Old ale is a term commonly applied to dark, malty beers in England, generally above 5% abv, also to dark ales of any strength in Australia. Sometimes associated with stock ale or, archaically, keeping ale, in which the beer is held at the brewery.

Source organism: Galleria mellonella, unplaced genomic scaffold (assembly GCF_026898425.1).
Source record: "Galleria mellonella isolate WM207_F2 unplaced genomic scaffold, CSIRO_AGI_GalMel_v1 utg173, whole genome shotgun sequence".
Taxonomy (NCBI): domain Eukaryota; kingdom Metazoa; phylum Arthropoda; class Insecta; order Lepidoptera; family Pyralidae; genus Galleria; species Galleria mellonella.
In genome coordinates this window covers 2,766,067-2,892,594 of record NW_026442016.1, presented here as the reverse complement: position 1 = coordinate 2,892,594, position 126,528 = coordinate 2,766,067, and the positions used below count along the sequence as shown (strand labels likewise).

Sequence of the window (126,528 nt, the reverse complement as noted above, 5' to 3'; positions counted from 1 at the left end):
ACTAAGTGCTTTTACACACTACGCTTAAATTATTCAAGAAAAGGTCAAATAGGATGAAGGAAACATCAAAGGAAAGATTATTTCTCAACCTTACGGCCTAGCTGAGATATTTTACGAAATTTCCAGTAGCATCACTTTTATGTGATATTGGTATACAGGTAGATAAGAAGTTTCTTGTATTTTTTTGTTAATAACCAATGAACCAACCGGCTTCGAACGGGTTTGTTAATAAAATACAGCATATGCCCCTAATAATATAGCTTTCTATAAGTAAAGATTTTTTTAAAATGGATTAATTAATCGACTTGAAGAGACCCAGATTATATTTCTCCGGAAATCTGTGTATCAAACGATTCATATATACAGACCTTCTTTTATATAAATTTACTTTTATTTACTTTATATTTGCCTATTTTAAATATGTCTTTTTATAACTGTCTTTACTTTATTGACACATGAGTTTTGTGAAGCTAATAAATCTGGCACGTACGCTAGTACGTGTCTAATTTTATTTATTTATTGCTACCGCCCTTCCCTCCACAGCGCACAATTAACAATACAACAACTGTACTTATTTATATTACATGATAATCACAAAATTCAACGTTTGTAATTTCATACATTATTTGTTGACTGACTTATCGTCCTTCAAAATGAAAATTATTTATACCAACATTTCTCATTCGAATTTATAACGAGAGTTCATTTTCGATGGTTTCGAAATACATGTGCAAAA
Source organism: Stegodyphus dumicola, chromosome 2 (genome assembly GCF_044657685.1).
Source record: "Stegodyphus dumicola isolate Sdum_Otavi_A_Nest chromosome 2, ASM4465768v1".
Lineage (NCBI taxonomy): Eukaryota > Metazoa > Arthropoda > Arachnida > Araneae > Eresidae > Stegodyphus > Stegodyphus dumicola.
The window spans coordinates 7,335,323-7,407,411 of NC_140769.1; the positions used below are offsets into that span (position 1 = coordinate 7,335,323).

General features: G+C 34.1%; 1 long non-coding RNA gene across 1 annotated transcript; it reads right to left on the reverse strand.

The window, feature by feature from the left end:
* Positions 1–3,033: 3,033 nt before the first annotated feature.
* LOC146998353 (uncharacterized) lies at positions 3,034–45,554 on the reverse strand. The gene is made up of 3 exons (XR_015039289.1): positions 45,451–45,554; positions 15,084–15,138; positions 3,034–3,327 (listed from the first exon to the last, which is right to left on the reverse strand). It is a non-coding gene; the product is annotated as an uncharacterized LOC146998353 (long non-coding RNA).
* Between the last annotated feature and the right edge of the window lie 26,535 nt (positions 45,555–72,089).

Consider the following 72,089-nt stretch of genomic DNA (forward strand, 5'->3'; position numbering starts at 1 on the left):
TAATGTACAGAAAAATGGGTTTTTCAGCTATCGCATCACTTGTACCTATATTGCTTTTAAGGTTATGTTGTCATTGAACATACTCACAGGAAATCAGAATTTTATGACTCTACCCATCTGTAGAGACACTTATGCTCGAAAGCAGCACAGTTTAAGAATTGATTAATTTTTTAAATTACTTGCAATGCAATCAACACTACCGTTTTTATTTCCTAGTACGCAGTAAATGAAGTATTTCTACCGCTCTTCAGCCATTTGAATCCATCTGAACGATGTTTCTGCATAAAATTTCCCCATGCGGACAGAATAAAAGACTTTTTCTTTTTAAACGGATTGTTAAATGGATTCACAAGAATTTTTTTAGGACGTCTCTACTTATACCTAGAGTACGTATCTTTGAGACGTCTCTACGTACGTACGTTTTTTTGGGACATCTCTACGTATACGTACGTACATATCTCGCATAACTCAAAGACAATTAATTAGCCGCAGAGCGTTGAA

Historically, old ales served as a complement to mild ales, and in pubs of the era, typically the landlord would serve the customer a blend of the sharper stock ale with the fruitier, sweeter, mild ale to the customer's taste. In London, especially, the aged ale would take on a tart note from a secondary fermentation with brettanomyces yeast, which was present either in the pitching yeast or in the wooden equipment. Because of the time required for the aging process, some investors would buy mild ale from brewers, age it into old ale, and sell it at a higher price. Eventually, brewers began to keep some beer behind at the brewery, age it themselves, and sell it to the pubs. In some cases, old ale was a blend of young and old. The "stock ale" was the brewery's very aged ale and was used to inject an "old" quality, and perhaps acidity, to the blend.